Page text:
Since the Obama Administration (or shall we now start referring to it as the “Obola Administration”?) embarked on its policy of encouraging the admittance of unaccompanied minors into the US, according to the government’s own website over 43,000 of them (through August) have arrived here. They have been scattered literally to every state in the union, plus the District of Columbia and even the Virgin Islands. There are over 500 in my state (South Carolina) alone. These children have brought with them dangerous infectious diseases which had been totally or nearly eradicated in this country, including polio, whooping cough and others, as well as deadly enteroviruses which have already killed several small children here. Yet no screening of these illegals is being conducted or even permitted, and they are being systematically distributed everywhere across the country. School districts are not allowed to test them for diseases or insist on vaccinations, but rather are required to introduce them into the general school population. Far from doing anything to contain these diseases, the Obola Administration is doing everything within its considerable power to exacerbate them, and to facilitate the importation and widespread dissemination of these disease vectors.

    And now that administration is refusing to take any meaningful steps to exclude from this country carriers of a disease for which there is at present no cure and which, according to the WHO, has a 70% mortality rate. Their proffered rationale is a combination of breathtaking illogic and facile lies. Indeed, they have lied to us at every turn about every aspect of this matter.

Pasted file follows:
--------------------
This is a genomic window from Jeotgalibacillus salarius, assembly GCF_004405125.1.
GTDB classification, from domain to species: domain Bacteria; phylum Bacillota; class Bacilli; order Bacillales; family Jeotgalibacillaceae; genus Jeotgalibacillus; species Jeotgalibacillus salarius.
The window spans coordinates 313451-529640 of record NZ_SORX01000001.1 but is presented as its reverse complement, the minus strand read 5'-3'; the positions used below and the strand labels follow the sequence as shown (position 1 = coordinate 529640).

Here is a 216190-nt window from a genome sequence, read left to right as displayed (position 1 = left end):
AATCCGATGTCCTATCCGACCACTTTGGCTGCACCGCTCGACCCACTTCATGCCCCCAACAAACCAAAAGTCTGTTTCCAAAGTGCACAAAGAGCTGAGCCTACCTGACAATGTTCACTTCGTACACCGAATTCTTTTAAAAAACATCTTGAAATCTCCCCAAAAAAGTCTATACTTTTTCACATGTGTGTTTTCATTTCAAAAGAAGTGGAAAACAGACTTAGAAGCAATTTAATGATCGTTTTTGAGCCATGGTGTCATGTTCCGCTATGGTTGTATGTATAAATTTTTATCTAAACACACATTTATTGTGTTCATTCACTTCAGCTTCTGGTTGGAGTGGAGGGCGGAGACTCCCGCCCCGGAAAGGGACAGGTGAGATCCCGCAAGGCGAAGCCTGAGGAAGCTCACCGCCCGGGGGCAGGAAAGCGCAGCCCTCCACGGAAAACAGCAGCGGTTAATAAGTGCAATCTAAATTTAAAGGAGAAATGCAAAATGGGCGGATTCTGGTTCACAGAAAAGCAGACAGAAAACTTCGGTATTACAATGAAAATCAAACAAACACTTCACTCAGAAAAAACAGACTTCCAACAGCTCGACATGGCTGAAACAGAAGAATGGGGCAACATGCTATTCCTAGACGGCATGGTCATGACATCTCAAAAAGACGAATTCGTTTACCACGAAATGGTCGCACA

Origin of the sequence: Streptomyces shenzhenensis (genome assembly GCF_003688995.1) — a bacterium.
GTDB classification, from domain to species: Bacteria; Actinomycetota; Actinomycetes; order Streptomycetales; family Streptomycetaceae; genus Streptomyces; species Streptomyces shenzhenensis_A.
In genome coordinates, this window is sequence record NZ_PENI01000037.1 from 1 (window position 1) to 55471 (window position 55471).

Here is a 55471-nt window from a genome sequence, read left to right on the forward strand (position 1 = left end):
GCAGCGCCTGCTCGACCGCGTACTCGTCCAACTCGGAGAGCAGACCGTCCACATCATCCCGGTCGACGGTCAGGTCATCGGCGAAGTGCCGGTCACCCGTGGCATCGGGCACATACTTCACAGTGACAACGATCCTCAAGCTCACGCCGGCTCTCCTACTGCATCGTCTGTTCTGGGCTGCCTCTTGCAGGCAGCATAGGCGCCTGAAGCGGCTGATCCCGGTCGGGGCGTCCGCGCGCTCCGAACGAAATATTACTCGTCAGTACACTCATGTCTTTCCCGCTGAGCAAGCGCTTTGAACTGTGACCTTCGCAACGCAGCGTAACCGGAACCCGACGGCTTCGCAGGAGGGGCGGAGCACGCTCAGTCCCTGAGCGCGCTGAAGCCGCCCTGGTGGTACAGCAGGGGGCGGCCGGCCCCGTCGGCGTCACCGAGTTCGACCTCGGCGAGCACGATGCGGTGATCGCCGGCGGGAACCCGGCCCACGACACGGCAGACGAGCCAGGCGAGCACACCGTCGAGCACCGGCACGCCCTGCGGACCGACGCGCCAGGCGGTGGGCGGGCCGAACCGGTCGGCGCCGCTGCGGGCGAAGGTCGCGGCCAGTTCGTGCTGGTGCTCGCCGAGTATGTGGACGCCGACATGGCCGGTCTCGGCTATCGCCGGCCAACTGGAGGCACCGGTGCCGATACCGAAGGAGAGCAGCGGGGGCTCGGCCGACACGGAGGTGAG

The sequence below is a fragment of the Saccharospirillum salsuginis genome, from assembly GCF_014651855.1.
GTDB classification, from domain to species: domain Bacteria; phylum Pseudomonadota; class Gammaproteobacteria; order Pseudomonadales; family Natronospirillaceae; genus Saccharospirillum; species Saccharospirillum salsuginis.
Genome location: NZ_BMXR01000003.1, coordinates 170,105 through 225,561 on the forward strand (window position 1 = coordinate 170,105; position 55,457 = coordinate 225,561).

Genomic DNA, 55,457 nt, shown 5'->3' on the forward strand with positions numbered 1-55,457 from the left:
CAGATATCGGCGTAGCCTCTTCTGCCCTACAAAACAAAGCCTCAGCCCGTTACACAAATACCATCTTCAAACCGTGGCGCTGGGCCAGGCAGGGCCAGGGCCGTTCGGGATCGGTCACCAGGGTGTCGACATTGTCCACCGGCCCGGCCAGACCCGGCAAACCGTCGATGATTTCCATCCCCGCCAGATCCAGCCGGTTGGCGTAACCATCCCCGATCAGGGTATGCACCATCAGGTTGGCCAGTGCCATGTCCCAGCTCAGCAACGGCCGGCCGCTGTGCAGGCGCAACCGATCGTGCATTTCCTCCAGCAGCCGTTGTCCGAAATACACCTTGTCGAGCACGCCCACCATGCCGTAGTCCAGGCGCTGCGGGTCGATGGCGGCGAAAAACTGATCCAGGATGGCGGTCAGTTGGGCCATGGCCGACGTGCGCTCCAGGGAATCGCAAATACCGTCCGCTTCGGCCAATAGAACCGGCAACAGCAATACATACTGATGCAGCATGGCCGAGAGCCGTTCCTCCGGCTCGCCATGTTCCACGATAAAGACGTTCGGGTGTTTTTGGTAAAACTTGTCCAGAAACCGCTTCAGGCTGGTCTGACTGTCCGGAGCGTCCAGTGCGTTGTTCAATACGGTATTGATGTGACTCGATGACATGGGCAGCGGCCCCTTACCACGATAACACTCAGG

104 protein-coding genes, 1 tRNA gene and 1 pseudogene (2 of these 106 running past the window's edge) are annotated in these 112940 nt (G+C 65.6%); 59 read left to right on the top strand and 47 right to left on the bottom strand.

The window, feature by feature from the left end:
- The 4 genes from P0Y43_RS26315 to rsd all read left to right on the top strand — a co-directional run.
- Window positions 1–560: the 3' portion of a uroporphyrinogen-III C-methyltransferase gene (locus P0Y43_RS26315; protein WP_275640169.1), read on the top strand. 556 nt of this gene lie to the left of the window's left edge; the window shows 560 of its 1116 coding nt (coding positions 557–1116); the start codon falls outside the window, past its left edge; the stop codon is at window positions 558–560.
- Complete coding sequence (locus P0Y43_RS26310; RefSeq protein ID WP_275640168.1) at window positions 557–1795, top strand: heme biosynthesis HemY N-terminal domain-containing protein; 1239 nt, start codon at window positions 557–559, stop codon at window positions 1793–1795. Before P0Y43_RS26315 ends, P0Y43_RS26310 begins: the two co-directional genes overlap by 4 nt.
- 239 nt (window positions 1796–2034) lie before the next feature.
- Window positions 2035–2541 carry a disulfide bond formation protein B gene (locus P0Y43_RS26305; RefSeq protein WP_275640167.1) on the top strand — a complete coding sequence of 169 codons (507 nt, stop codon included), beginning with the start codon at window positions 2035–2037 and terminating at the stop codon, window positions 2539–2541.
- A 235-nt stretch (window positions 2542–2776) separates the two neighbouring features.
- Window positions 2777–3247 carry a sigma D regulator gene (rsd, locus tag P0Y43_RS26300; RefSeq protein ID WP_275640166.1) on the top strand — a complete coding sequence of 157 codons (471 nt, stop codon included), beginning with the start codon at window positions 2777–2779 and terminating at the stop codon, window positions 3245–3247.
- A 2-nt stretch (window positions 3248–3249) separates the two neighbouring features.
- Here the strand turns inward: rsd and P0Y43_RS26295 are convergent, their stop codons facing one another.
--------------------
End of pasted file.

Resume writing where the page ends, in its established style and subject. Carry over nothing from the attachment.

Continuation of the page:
Surely this response to the Ebola crisis (if such it truly is) and the facilitation of the widespread introduction of other communicable diseases is of a piece. I bow to no one in my respect for Hanlon’s Razor, but this policy has been so broadly applied, and so carefully orchestrated, that it cannot be attributed to incompetence or even stupidity; there must be at least some element of malice involved, and at the highest levels of our government. Perhaps fewer than 300 people in the US really will die of Ebola before 2018. But whatever the number, every one of those deaths, plus the deaths from all those other imported diseases, lies directly at the feet of Barack Obama. I can only hope that he contracts Ebola himself; it would be perfect poetic justice.

  • Laird

    It occurs to me that Ebola might be our version of the St. Mary’s Virus in “V for Vendetta”. In that film John Hurt plays Barack Obama (and Tim Pigott-Smith plays Eric Holder). The movie takes on more immediacy when viewed in that light.

  • Jacob

    Nigeria… rigorous… “with exhaustive attention to the most basic public-health, sanitation and treatment measures”.